Algorithms of Evolution

Evolutionary mechanisms have inspired mathematical modeling, and computational methods underpin investigations into bioinformatics and biological evolution.

phylogenetic trees

Phylogenetic separation into evolutionary relationships (clades), based on comparison of genomes is likely to supplant traditional phenotypical (phenetic) taxonomies.

Phylogenetic systems group organisms based on shared evolutionary heritage. DNA and RNA sequencing techniques are considered to give the most meaningful phylogenies. Phenetic systems group organisms based on mutual similarity of phenotypic (physical and chemical) characteristics. Such taxonomies aim to group organisms according to shared characteristics against the background of biological diversity. Phenetic groupings may or may not correlate with evolutionary relationships.

Evolutionary Bioinformatics Online 2006:2, 137-151: "Many of the estimated topologies in phylogenetic studies are presented with the bootstrap support for each of the splits in the topology indicated. If phylogenetic estimation is unbiased, high bootstrap support for a split suggests that there is a good deal of certainty that the split actually is present in the tree and low bootstrap support suggests that one or more of the taxa on one side of the estimated split might in reality be located with taxa on the other side. In the latter case the follow-up questions about how many and which of the taxa could reasonably be incorrectly placed as well as where they might alternatively be placed are not addressed through the presented bootstrap support. We present here an algorithm that finds the set of all trees with minimum bootstrap support for their splits greater than some given value. The output is a ranked list of trees, ranked according to the minimum bootstrap supports for splits in the trees. The number of such trees and their topologies provides useful supplementary information in bootstrap analyses about the reasons for low bootstrap support for splits. We also present ways of quantifying low bootstrap support by considering the set of all topologies with minimum bootstrap greater than some quantity as providing a confidence region of topologies. Using a double bootstrap we are able to choose a cutoff so that the set of topologies with minimum bootstrap support for a split greater than that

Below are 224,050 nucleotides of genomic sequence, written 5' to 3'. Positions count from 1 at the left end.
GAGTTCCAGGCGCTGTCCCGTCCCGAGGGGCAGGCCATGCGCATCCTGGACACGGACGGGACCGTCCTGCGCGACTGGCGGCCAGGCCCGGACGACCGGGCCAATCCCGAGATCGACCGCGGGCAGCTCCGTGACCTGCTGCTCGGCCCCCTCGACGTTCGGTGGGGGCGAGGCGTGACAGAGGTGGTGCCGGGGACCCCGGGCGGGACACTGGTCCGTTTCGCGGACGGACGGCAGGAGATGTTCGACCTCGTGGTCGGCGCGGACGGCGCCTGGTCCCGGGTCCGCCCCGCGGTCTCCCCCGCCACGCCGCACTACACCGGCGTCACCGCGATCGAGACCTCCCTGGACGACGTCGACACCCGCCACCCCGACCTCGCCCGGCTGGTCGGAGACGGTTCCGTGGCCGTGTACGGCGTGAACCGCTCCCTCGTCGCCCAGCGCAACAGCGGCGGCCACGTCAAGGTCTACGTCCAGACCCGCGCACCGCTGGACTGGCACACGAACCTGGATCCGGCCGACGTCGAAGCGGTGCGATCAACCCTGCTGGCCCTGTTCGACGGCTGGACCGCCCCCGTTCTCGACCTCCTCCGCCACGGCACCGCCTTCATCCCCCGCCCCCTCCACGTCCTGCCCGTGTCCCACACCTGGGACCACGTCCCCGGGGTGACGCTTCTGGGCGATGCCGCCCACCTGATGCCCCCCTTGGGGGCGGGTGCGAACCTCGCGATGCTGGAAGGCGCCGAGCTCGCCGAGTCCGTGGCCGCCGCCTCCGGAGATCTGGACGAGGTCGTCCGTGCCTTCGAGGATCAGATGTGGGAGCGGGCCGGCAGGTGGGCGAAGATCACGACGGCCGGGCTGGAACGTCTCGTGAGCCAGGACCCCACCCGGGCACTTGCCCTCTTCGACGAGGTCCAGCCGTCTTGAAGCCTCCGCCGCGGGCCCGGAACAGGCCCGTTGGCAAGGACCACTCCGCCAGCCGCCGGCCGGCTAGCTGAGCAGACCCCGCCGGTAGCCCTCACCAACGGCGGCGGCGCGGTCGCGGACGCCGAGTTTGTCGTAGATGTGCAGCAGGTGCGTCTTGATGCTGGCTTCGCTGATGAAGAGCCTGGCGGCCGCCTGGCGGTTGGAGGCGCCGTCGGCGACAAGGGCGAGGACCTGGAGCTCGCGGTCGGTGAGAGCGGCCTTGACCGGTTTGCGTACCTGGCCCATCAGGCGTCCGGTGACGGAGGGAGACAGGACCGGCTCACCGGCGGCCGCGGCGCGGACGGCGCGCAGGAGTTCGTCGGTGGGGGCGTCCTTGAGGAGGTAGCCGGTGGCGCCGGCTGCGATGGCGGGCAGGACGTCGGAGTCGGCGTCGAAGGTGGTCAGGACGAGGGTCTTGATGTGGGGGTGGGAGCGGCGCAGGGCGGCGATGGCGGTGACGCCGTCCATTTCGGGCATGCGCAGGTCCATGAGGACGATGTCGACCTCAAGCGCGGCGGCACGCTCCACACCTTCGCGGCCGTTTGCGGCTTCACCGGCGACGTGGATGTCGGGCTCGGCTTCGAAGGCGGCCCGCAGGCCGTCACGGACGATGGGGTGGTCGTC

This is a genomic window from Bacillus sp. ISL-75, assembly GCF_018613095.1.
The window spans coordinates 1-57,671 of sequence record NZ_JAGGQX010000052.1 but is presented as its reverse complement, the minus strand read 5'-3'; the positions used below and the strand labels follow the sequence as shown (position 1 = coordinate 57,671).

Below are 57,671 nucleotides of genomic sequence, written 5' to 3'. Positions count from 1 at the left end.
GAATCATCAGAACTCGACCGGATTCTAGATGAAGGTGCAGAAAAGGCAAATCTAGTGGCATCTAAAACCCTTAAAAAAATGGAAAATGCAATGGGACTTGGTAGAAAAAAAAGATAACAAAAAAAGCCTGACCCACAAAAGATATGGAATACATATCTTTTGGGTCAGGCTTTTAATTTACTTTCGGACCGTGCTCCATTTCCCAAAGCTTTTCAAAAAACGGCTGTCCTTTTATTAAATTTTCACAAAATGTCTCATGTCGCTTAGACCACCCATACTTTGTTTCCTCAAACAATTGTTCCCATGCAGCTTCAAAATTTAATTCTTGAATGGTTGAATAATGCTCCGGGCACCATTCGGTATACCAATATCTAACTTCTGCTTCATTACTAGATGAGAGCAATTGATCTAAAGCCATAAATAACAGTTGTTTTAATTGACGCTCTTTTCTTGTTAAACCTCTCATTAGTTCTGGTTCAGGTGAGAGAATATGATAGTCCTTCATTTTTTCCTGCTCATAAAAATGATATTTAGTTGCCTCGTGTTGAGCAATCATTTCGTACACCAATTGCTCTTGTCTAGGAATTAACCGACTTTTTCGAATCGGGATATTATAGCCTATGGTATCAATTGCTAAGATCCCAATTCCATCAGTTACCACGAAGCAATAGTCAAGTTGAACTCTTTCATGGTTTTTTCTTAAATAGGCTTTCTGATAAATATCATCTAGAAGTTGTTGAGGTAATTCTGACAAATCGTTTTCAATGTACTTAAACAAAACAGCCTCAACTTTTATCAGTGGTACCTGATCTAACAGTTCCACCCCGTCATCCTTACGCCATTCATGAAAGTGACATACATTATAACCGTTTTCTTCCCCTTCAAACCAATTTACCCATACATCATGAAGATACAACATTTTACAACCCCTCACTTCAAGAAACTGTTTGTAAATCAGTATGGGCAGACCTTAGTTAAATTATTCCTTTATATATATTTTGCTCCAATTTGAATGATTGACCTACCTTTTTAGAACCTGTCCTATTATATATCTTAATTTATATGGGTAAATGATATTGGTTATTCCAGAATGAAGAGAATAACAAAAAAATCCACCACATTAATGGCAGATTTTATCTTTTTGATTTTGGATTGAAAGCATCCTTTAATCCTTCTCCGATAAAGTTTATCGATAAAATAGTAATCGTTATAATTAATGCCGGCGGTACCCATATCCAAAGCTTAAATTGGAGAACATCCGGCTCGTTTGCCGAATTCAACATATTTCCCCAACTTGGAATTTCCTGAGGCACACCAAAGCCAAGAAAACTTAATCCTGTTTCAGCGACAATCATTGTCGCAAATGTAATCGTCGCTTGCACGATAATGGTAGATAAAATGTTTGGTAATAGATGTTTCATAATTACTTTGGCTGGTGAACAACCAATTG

cutoff gives an approximate 95% confidence region. As with bootstrap support one advantage of the methods is that they are generally applicable to the wide variety of phylogenetic estimation methods." Edward Susko Using minimum bootstrap support for splits to construct confidence regions for trees Evolutionary Bioinformatics Online 2006:2 137-151


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